Originally posted by babloyi
With all this repetition about "stealing from the average joe", I think it might do good to clarify (what many people have already said here,
although their words may be falling through the cracks,) that...
The "Average Joe" isn't going to lose any money. Since all the names stolen from were reported, the cardholders AREN'T the ones who will pay.
It'll be the credit card companies.
It's a little more complex than that. First of all, the average Joe (that would be me) has to realize the problem, cancel the card, get any erroneous
charges reversed, and undergo the hassle of getting a new card. Secondly, not having a card is not an option on the Internet. There are many places
where a card is the only option for payment. You can't just send a check, or if you can, you undergo a lengthy delay. Third, it is NOT the credit
card companies who will pay. They will reverse the "donations" these jerks made so that the charities will wind up without the money.
This is a really important point that some folks obviously don't get. The credit card companies will reverse these charges. The Red Cross doesn't
get to keep this money they fraudulently received.
If you have ever had your card compromised, you will know what a hassle it is. It's not just the sums involved. It costs money to fix this stuff, if
not in $$ then in time spent squaring everything away. I don't know about you, but my time is worth money. Obviously the consumer can take steps to
1) Never store a card. This is easier said than done. For some toll roads, for example, if you want a "Good to Go" Pass, a card is required, or you
will spend twice as much on tolls to do it manually.
2) get a very low-limit card. This limits your liability. You don't want to use a card with a $25,000 limit.
3) Get online access to your card information. I was able to call up my card account and verify the latest charges made to it. If you don't bother
with online access, you really don't have access to real-time information. I was able to cancel my card before "anonymous" got a chance to dictate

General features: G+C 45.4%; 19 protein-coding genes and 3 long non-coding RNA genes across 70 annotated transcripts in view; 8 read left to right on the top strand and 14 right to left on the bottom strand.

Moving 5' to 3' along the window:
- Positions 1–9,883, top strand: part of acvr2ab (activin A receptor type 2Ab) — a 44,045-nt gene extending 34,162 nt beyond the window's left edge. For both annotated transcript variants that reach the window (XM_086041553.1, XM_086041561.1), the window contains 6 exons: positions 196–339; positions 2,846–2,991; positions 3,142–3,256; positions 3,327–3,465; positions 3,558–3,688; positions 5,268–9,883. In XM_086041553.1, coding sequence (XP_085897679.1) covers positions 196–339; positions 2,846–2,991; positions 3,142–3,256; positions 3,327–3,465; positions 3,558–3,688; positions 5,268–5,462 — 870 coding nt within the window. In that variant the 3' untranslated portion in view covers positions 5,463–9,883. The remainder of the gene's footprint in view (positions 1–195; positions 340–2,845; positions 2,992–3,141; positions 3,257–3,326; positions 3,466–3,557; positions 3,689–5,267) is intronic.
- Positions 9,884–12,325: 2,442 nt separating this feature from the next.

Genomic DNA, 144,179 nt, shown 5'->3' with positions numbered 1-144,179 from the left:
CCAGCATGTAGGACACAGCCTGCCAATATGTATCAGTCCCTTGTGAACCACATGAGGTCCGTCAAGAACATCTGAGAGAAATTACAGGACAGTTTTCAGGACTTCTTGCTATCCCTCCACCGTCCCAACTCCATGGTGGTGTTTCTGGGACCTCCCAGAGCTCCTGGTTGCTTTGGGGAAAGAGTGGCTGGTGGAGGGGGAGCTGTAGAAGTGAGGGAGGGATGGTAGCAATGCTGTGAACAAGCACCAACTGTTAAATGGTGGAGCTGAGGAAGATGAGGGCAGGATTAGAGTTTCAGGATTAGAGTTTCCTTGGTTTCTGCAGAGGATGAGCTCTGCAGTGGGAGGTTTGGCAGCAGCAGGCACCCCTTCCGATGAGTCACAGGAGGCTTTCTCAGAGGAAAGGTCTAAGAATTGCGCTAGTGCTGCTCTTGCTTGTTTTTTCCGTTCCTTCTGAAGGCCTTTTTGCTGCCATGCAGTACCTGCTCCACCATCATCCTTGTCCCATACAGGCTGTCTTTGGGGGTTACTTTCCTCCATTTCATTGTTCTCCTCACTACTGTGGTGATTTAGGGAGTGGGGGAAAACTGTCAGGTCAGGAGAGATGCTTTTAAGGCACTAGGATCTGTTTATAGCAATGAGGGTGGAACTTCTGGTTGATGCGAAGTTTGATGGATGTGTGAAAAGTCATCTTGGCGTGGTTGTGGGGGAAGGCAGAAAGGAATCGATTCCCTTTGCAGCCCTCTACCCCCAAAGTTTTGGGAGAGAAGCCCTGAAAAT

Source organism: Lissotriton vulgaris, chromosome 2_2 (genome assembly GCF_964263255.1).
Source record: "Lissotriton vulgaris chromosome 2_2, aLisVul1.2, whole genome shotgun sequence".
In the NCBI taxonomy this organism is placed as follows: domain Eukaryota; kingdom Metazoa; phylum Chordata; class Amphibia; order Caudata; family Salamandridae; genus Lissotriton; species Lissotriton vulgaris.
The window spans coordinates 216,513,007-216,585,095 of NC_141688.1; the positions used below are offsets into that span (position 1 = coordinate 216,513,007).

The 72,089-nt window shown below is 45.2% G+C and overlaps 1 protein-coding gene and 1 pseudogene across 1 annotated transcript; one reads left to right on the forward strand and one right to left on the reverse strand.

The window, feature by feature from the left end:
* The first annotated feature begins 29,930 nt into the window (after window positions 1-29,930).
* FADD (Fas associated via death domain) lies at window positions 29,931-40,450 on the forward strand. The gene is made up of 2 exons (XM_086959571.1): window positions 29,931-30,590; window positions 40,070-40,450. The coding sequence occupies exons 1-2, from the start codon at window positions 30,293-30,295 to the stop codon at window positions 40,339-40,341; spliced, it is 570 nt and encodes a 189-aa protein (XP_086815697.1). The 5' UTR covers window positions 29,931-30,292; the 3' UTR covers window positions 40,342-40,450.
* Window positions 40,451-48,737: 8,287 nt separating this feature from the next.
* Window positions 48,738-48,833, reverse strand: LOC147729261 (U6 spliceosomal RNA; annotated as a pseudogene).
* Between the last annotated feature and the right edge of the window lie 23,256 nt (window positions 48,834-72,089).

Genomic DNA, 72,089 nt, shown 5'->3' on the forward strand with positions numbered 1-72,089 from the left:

which charities they decided I should donate to.
Ironically, this kind of attack will make security stronger. Certainly Stratfor will not make this kind of mistake again, and ATS has been very stable
these last few years since they were taken down by someone who basically just didn't like ATS.
Frankly, it angers me when some young punks try to dictate to me that I should not use a credit card because that benefits the banks. If you want
something so badly that you have to have it before you can afford it and use a card to get it, i.e.: Borrow monery to get the latest iPod, then the
bank DESERVES a cut because you can't seem to restrain yourself to wait until you have the money to buy it. But people are quite capable of using
credit wisely. Wanna know how much interest I've paid to credit card companies in the last, say, ten years? Zero.
I think it is a serious mistake to just say Stratfor is a Bad Guy(tm) because you say they are, therefore they deserve this. As a customer I can make
this case because they didn't do a very good job of protecting themselves and me, but the bottom line is that this is a small business that employees
a couple dozen people. If this kind of small business is to "deserve" attack, what about you? You work for someone, don't you? If not, your Daddy
does. How about let's take you down next? I'll just sit out here and make a 'moral judgment' about you because I don't like your attitude, which
you've expressed here. In other words,
you are next.